ACO 101: Clearing up the Misperceptions

June 29, 2016
 

ACO 101: CLEARING UP THE MISPERCEPTIONS

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Are you confused about Accountable Care Organizations (ACOs)? What they are? How they work? What role the laboratory plays in them?

If so, you’re not alone. The rapid growth of ACOs since 2011 has left many laboratorians with more questions than answers about this new model of healthcare.

But don’t worry: American Association for Clinical Chemistry (AACC) and LabLeaders brought together a team of expert physicians, payers, and lab directors to explain ACOs and the opportunities and challenges they present. They answered fundamental questions that will help ground you in a solid understanding of accountable care and what it means to your lab.

Article highlights:

  • ACOs have the potential to deliver better care coordination, reduce healthcare costs, and improve patient outcomes
     
  • It is vital that all laboratorians understand the fundamentals of how ACOs work and what role the lab plays
                                      
  • Meaningful communication of lab data is an essential component for delivering integrated care across ACO networks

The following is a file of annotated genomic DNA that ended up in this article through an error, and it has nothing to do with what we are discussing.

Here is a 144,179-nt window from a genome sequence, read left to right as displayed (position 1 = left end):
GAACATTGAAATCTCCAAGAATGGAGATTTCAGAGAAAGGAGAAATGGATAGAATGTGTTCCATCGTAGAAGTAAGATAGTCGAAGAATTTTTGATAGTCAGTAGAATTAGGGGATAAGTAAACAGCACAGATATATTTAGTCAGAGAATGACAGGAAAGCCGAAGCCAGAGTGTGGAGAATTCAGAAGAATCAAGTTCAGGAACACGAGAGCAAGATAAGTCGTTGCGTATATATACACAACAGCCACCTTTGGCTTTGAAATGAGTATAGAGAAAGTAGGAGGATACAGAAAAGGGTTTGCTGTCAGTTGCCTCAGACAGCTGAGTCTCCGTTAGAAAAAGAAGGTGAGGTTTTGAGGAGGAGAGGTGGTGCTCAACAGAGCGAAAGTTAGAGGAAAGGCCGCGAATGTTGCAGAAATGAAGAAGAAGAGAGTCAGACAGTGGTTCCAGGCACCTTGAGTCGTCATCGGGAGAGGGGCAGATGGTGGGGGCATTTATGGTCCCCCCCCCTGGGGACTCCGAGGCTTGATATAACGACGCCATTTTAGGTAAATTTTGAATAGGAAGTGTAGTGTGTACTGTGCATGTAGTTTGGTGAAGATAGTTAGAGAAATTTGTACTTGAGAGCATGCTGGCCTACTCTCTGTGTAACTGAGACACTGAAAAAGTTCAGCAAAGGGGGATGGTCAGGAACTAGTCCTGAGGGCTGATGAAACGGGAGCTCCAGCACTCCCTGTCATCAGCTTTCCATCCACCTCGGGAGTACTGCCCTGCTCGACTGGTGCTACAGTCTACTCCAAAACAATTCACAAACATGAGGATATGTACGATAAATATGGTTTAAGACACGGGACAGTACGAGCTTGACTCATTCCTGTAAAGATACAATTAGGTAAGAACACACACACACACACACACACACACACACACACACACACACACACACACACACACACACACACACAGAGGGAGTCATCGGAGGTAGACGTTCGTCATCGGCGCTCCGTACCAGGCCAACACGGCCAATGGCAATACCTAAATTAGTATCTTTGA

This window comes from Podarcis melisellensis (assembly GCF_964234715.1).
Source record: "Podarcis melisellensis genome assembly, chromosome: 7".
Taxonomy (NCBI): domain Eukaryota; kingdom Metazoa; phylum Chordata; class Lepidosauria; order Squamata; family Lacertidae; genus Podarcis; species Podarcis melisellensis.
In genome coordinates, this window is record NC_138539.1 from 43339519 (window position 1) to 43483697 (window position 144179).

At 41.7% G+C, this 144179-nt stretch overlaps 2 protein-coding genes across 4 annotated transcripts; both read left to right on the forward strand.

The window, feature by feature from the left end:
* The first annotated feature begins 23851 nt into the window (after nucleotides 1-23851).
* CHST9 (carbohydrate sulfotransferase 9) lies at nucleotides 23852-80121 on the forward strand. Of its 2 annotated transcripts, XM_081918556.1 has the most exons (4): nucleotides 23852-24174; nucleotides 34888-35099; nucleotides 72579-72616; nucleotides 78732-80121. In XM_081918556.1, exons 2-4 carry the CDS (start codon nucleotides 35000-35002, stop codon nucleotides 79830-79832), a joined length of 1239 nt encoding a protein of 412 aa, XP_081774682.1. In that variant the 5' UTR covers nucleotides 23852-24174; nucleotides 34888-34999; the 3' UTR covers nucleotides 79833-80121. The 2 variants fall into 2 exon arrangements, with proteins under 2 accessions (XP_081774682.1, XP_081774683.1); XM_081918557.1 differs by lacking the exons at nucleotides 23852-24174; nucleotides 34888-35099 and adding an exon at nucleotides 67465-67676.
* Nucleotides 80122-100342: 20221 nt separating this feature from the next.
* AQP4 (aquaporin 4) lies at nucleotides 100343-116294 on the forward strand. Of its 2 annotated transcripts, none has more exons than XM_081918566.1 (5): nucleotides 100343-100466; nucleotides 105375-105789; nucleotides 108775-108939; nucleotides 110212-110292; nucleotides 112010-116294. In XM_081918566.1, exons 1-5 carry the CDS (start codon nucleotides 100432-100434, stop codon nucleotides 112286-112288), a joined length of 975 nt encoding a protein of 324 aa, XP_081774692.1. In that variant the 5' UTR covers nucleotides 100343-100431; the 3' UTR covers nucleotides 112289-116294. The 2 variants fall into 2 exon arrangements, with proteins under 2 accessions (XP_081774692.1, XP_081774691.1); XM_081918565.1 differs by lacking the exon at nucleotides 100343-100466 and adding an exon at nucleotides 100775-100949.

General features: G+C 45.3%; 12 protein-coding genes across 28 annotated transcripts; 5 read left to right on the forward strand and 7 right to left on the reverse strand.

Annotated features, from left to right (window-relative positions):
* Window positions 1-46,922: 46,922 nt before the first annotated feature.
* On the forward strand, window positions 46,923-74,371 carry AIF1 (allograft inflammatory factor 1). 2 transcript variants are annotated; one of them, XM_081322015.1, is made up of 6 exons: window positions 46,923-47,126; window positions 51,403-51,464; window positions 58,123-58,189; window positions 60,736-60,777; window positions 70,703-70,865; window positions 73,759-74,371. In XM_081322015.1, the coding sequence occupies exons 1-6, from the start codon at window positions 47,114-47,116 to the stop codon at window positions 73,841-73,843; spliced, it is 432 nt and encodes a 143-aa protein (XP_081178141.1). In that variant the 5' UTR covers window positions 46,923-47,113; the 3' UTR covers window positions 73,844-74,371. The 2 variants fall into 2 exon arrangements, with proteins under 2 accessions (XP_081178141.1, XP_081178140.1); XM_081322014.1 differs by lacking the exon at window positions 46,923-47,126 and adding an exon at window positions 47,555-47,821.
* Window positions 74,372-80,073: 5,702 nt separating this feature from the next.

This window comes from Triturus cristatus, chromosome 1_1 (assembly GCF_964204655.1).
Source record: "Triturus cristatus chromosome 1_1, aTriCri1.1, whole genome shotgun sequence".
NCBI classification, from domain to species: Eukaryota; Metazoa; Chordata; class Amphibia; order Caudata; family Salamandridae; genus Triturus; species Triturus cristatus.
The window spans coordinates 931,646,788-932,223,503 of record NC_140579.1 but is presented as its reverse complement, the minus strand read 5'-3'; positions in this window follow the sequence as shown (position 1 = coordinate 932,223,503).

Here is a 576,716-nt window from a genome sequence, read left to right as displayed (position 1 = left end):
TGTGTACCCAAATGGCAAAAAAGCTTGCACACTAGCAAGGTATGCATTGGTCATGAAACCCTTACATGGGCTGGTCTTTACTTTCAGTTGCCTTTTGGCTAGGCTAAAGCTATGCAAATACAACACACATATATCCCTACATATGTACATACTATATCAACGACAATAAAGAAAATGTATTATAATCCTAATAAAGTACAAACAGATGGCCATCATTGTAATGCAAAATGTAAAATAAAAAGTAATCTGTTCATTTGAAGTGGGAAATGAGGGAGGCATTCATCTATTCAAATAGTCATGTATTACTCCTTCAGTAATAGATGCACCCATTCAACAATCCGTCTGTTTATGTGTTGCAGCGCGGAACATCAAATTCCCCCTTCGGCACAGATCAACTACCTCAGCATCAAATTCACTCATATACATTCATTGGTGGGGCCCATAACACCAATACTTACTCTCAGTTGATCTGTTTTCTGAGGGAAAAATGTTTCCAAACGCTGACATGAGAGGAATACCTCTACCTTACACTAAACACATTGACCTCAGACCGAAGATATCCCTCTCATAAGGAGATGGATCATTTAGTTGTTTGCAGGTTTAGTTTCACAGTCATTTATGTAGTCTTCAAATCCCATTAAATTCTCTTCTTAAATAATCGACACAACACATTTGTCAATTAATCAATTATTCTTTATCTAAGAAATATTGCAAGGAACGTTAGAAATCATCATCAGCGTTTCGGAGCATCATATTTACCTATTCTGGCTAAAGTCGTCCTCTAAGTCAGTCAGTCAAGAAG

Contributing Lab Leaders

Les Duncan

Les Duncan

VP, Accountable Care Initiatives

Pinnacle Health

Joel Shu, M.D., MBA

Joel Shu, M.D., MBA

VP, Clinical Transformation and
Population Health

Catholic Health Services

Richard Gentleman

Richard Gentleman

Head of National Ancillary Contracts

Aetna

Jason Bhan, M.D.

Jason Bhan, M.D.

Cofounder and Chief Medical Officer

Medivo

Robert H. Christenson, Ph.D., DABCC, FACB

Robert H. Christenson, Ph.D., DABCC, FACB

Director of Clinical Chemistry, Toxicology, Core Labs & POC Services

University of Maryland School of Medicine

Michael Astion, M.D., Ph.D.

Michael Astion, M.D., Ph.D.

Medical Director, Department of Laboratories

Seattle Children’s Hospital

Peter Gross, M.D.

Peter Gross, M.D.

Chair at Hackensack Alliance ACO Board of Managers

Professor of Medicine, Preventive Medicine and Community Health